Like most of the previous volumes I also really enjoy the art in this.

I guess this volume is probably the most important one in the series, thus far, as it shows a bridge finally being built between Slade and his ex-wife, who still wants him dead due to his part in their sons’ deaths.

This volume also takes Deathstroke around the globe and just about every single issue collected here has him somewhere else. That reminded me a lot of G.I. Joe, as well.

I really dug the hell out of this volume and that should come as no surprise if you’ve read my other reviews of this series.

Sadly, there isn’t a volume six but the series continued on beyond this. I’m not sure how I will review the rest of the run but I may just read everything that’s left and review it as one big batch of issues.

Rating: 8.75/10
Pairs well with: the other volumes in the original Deathstroke: The Terminator series from 1991 to 1996.

Comic Review: Red Sonja: Worlds Away, Vol. 1

Published: August 9th, 2017
Written by: Amy Chu
Art by: Carlos Gomez
Based on: Red Sonya by Robert E. Howard, Red Sonja by Roy Thomas and Barry Windsor-Smith

Dynamite Entertainment, 197 Pages

Review:

In the spirit of all those Conan the Barbarian stories that sent the title character into modern times, as well as the awful but enjoyable film Beastmaster 2: Through the Portal of Time, we have finally gotten a Red Sonja tale that sends her into the future a.k.a. our present.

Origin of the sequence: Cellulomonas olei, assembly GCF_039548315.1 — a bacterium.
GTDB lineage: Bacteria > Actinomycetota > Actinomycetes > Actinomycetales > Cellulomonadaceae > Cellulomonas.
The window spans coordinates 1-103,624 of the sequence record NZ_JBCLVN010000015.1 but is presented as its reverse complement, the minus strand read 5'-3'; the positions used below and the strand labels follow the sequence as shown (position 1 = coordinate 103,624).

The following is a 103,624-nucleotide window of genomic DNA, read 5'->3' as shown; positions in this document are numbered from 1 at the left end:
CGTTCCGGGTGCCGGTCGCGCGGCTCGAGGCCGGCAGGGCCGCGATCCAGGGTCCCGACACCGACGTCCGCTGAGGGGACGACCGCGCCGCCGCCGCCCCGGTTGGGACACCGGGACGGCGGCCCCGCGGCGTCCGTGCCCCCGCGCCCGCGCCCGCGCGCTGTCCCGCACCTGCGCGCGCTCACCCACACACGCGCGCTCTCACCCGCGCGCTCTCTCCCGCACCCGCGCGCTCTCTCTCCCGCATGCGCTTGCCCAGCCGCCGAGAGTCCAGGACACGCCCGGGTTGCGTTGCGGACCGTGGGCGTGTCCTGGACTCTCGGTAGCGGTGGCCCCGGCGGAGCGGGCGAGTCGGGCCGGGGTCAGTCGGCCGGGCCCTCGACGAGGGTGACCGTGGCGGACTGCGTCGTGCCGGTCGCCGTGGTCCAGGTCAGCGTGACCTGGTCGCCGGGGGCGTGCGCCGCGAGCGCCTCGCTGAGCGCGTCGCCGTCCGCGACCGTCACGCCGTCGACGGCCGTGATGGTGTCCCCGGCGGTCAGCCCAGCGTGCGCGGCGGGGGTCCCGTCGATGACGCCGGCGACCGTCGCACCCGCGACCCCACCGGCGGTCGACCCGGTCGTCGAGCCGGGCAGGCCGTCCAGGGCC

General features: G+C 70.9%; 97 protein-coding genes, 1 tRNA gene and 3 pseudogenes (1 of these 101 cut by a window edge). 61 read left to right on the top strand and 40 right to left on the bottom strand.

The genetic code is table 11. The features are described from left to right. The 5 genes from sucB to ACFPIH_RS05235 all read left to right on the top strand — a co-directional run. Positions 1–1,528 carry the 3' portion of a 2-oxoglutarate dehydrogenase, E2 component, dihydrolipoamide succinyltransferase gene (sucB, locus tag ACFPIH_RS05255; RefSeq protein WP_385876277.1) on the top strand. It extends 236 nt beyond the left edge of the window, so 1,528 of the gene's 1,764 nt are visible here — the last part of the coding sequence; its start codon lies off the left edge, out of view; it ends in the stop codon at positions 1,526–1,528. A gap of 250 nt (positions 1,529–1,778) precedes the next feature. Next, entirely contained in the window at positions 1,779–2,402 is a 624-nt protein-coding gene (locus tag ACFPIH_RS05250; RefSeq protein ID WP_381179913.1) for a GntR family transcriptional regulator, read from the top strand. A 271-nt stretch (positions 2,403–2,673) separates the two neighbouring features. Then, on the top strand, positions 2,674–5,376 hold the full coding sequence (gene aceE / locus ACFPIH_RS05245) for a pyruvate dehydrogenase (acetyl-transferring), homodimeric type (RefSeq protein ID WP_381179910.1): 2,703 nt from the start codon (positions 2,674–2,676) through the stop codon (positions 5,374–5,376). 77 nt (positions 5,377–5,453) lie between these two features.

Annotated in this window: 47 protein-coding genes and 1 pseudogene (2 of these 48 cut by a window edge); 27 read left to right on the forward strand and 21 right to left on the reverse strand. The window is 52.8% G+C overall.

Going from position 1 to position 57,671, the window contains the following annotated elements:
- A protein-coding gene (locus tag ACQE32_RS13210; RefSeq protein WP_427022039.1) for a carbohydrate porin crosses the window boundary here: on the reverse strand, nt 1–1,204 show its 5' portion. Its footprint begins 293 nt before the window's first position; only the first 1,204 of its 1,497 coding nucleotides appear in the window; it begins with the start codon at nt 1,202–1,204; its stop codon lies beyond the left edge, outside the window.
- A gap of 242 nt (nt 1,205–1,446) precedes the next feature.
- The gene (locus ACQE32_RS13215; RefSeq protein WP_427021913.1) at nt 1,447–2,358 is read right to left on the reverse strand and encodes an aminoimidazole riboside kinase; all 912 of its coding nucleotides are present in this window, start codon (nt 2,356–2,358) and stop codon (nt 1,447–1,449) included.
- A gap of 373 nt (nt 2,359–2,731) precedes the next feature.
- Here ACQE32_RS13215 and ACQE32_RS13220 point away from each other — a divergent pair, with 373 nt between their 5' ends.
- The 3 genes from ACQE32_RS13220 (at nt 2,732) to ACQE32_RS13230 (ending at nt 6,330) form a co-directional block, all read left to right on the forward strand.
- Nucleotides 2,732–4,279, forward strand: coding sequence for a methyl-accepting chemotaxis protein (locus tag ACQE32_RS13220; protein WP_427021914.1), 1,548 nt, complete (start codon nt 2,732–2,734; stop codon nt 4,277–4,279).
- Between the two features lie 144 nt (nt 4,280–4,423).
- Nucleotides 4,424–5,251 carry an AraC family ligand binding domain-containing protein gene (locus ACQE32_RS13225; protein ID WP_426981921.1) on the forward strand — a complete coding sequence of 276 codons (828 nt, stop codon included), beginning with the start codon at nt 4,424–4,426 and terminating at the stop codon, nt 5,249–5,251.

Granted, this did come out in 2017. I just got around to reading it though, as I’ve read through a lot of other Red Sonja runs since I started this site and started reviewing comics.

I liked that this story really just got right into it and sent Sonja to present day New York City pretty much immediately while she was in a major scuffle with the evil sorcerer, Kulan Gath.

For the most part, I enjoyed the story, most of the characters Sonja meets and the art was pretty damn good.

My only real complaint was that there was a lot of things that were done for plot convenience. In comics, I can look away once or twice but there was just too many instances of it that I was like, “Oh, c’mon!”

Still, I liked this in spite of that. I just feel like this would have been a much better experience than it ended up being had those conveniences been less common and figured out within the story in a logical, believable way.

I still plan to read the other volumes in this series, anyway, as I love Red Sonja and this is a fun, fresh take on it.

Rating: 7/10
Pairs well with: other Red Sonja stories from Dynamite, as well as the Conan comic book stories that put him in the modern world and the second Beastmaster movie that sent the hero to 1990s Los Angeles.